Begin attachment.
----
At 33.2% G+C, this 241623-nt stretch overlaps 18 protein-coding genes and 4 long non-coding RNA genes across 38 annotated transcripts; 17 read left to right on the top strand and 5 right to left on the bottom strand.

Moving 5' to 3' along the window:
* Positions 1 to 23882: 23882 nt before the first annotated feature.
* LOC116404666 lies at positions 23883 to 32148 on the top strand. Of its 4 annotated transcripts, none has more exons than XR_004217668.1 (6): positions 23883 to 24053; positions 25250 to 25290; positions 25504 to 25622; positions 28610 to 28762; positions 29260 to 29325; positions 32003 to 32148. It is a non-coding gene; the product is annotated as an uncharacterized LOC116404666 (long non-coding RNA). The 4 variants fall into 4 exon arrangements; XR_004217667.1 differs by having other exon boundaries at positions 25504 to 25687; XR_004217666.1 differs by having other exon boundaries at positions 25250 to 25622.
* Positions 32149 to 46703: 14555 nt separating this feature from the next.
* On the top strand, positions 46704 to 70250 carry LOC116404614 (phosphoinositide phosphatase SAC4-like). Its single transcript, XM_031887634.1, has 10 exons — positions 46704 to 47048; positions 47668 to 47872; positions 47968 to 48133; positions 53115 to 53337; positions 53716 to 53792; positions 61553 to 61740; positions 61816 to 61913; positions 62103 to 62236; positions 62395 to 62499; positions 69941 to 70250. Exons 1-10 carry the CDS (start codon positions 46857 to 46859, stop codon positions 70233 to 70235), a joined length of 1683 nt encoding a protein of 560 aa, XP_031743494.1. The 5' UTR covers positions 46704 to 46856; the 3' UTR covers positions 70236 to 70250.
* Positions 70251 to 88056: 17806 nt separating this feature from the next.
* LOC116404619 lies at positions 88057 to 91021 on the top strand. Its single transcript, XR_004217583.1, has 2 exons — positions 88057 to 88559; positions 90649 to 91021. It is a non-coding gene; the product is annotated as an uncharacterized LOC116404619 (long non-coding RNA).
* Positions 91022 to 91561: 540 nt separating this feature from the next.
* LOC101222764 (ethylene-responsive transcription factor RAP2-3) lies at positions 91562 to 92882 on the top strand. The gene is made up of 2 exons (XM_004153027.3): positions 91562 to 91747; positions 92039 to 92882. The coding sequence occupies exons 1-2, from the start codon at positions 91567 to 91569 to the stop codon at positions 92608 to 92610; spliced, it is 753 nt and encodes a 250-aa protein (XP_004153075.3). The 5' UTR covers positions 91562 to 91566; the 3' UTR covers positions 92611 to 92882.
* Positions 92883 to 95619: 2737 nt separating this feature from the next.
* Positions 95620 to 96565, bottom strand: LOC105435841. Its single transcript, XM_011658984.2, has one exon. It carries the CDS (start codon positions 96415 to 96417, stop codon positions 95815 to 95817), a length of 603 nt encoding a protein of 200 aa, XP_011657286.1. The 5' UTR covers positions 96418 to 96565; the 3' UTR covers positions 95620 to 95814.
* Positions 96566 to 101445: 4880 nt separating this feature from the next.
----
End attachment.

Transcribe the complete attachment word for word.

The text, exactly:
At 33.2% G+C, this 241623-nt stretch overlaps 18 protein-coding genes and 4 long non-coding RNA genes across 38 annotated transcripts; 17 read left to right on the top strand and 5 right to left on the bottom strand.

Moving 5' to 3' along the window:
* Positions 1 to 23882: 23882 nt before the first annotated feature.
* LOC116404666 lies at positions 23883 to 32148 on the top strand. Of its 4 annotated transcripts, none has more exons than XR_004217668.1 (6): positions 23883 to 24053; positions 25250 to 25290; positions 25504 to 25622; positions 28610 to 28762; positions 29260 to 29325; positions 32003 to 32148. It is a non-coding gene; the product is annotated as an uncharacterized LOC116404666 (long non-coding RNA). The 4 variants fall into 4 exon arrangements; XR_004217667.1 differs by having other exon boundaries at positions 25504 to 25687; XR_004217666.1 differs by having other exon boundaries at positions 25250 to 25622.
* Positions 32149 to 46703: 14555 nt separating this feature from the next.
* On the top strand, positions 46704 to 70250 carry LOC116404614 (phosphoinositide phosphatase SAC4-like). Its single transcript, XM_031887634.1, has 10 exons — positions 46704 to 47048; positions 47668 to 47872; positions 47968 to 48133; positions 53115 to 53337; positions 53716 to 53792; positions 61553 to 61740; positions 61816 to 61913; positions 62103 to 62236; positions 62395 to 62499; positions 69941 to 70250. Exons 1-10 carry the CDS (start codon positions 46857 to 46859, stop codon positions 70233 to 70235), a joined length of 1683 nt encoding a protein of 560 aa, XP_031743494.1. The 5' UTR covers positions 46704 to 46856; the 3' UTR covers positions 70236 to 70250.
* Positions 70251 to 88056: 17806 nt separating this feature from the next.
* LOC116404619 lies at positions 88057 to 91021 on the top strand. Its single transcript, XR_004217583.1, has 2 exons — positions 88057 to 88559; positions 90649 to 91021. It is a non-coding gene; the product is annotated as an uncharacterized LOC116404619 (long non-coding RNA).
* Positions 91022 to 91561: 540 nt separating this feature from the next.
* LOC101222764 (ethylene-responsive transcription factor RAP2-3) lies at positions 91562 to 92882 on the top strand. The gene is made up of 2 exons (XM_004153027.3): positions 91562 to 91747; positions 92039 to 92882. The coding sequence occupies exons 1-2, from the start codon at positions 91567 to 91569 to the stop codon at positions 92608 to 92610; spliced, it is 753 nt and encodes a 250-aa protein (XP_004153075.3). The 5' UTR covers positions 91562 to 91566; the 3' UTR covers positions 92611 to 92882.
* Positions 92883 to 95619: 2737 nt separating this feature from the next.
* Positions 95620 to 96565, bottom strand: LOC105435841. Its single transcript, XM_011658984.2, has one exon. It carries the CDS (start codon positions 96415 to 96417, stop codon positions 95815 to 95817), a length of 603 nt encoding a protein of 200 aa, XP_011657286.1. The 5' UTR covers positions 96418 to 96565; the 3' UTR covers positions 95620 to 95814.
* Positions 96566 to 101445: 4880 nt separating this feature from the next.